Still working through the preliminary manuscript:
Syria, too, is under the control of a wing of the Ba’th Party. It is a hostile faction, however, that long despised the Iraq wing of the party and tried to undercut it at every turn. Syria, too, is ruled by a ruthless tyrant. Hafez al-Asad came to power in 1970 and was every bit as cruel as Saddam Hussein. But Hafez had a better sense of the way the world works, and he was more adaptable than Saddam. Thus, while Saddam was surprised that the Soviet Union did not back him in his conflict in the Gulf, Hafez al-Asad knew that he could no longer rely upon the Soviets as a superpower patron. Although he scarcely became an Arab Gandhi, Hafez realized that he needed to develop a relationship with the only remaining superpower—the United States of America—if he was to have any powerful patron at all. And that meant that, if not out of conviction then out of policy, he had to moderate his behavior. There seemed some hope, in those days, for Syria.
That hope proved ill-founded, though. Since Hafez’s son Bashar came to power, Syria has become an utter nightmare.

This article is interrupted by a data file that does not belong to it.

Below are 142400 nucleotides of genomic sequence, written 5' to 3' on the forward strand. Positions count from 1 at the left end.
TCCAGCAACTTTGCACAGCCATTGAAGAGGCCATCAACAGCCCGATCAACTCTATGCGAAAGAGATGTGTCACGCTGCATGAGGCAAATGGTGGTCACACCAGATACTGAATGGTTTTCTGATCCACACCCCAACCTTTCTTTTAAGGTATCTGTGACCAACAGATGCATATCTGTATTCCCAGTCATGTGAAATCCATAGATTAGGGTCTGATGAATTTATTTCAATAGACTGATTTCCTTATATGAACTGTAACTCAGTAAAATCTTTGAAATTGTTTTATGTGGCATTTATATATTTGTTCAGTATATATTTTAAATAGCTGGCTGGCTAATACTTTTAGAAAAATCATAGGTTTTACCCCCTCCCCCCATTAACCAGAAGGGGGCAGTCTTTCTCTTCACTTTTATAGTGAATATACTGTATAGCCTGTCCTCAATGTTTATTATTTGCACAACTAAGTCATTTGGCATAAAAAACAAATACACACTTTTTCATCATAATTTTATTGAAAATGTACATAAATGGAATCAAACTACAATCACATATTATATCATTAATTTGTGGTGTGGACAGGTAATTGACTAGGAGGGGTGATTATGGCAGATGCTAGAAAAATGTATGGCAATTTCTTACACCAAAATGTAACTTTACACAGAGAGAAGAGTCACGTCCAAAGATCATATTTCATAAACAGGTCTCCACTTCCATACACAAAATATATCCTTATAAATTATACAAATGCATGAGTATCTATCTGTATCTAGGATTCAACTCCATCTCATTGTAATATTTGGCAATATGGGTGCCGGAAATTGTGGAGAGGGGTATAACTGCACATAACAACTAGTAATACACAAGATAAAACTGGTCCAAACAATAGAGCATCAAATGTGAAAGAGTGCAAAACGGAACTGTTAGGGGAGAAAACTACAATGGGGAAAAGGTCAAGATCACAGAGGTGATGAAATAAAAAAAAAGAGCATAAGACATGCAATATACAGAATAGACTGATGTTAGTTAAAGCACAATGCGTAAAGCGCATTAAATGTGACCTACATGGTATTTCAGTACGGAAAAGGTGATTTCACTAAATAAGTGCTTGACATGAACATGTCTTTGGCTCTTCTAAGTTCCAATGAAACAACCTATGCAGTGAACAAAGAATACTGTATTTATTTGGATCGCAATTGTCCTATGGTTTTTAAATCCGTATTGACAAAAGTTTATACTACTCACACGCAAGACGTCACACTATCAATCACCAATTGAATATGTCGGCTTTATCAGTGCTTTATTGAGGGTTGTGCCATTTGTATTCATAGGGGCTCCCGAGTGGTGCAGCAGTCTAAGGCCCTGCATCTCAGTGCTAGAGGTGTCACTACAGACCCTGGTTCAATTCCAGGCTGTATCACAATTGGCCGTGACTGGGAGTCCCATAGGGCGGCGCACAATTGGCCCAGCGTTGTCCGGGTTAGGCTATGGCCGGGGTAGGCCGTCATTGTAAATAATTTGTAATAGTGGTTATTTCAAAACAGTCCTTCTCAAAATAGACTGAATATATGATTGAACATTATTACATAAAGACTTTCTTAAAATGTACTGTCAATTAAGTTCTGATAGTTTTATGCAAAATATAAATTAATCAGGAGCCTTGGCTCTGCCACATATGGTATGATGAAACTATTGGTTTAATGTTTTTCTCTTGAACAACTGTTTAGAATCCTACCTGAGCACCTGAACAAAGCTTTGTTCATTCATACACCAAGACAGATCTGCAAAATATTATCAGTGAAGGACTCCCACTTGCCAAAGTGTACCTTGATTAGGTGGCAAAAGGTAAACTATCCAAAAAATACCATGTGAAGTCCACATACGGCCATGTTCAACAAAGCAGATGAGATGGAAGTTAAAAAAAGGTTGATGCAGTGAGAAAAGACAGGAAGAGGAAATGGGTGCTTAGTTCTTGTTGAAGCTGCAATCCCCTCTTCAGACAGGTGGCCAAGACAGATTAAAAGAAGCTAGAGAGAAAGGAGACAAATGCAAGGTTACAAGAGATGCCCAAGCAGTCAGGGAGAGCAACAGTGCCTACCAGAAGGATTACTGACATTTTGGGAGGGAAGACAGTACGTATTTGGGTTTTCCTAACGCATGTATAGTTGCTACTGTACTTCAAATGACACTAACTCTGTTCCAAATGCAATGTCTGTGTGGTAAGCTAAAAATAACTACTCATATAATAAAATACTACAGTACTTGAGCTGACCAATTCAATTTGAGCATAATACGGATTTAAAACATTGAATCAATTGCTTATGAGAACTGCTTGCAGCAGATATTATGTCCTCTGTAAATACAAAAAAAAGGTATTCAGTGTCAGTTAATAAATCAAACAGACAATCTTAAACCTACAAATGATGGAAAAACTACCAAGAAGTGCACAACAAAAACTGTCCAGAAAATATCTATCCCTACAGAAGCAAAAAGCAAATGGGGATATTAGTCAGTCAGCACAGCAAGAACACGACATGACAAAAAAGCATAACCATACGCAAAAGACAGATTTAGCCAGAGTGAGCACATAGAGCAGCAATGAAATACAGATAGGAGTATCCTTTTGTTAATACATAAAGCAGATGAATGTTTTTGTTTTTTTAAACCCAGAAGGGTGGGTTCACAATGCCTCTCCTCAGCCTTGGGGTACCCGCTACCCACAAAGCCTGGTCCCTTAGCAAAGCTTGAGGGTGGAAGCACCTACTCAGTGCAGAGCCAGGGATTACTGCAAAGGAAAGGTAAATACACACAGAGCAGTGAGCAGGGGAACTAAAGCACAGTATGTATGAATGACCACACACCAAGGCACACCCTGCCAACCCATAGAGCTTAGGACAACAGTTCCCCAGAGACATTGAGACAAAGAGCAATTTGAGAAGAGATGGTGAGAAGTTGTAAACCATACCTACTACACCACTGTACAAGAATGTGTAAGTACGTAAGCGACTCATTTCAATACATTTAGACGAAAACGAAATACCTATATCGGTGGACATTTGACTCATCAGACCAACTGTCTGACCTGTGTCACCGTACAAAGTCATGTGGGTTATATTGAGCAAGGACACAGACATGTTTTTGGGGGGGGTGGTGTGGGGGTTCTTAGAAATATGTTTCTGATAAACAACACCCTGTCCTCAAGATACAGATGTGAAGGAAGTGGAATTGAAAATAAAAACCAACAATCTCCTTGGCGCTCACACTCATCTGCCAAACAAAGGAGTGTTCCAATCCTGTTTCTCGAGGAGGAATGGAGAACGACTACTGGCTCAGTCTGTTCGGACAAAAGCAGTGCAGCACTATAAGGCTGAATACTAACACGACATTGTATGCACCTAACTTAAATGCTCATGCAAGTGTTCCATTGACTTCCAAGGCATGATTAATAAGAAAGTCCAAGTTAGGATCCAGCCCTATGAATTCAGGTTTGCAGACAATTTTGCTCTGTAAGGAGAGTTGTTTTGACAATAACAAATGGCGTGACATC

This dawn that’s marked and wounded, this dawn that night has nibbled on—
It’s not the dawn we expected;
it’s not the dawn we were looking for… But what is this we hear?
That all the battles have been fought, that the destination has been reached!
It’s all changed, our leaders’ struggling zeal;
celebration is the order of the day, mourning forbidden.
Yet anguish of the heart, unfulfilled desire, nothing is cured by this false dawn…
The lamp still waits for the morning breeze, the night weighs on us still.
This is not the moment of our freedom. Keep moving, keep moving!
We have not arrived!
 Translated in Mahmood Jamal’s anthology entitled The Penguin Book of Modern Urdu Poetry (New York: Viking Penguin, 1986), 31.
Posted from Jerusalem, Israel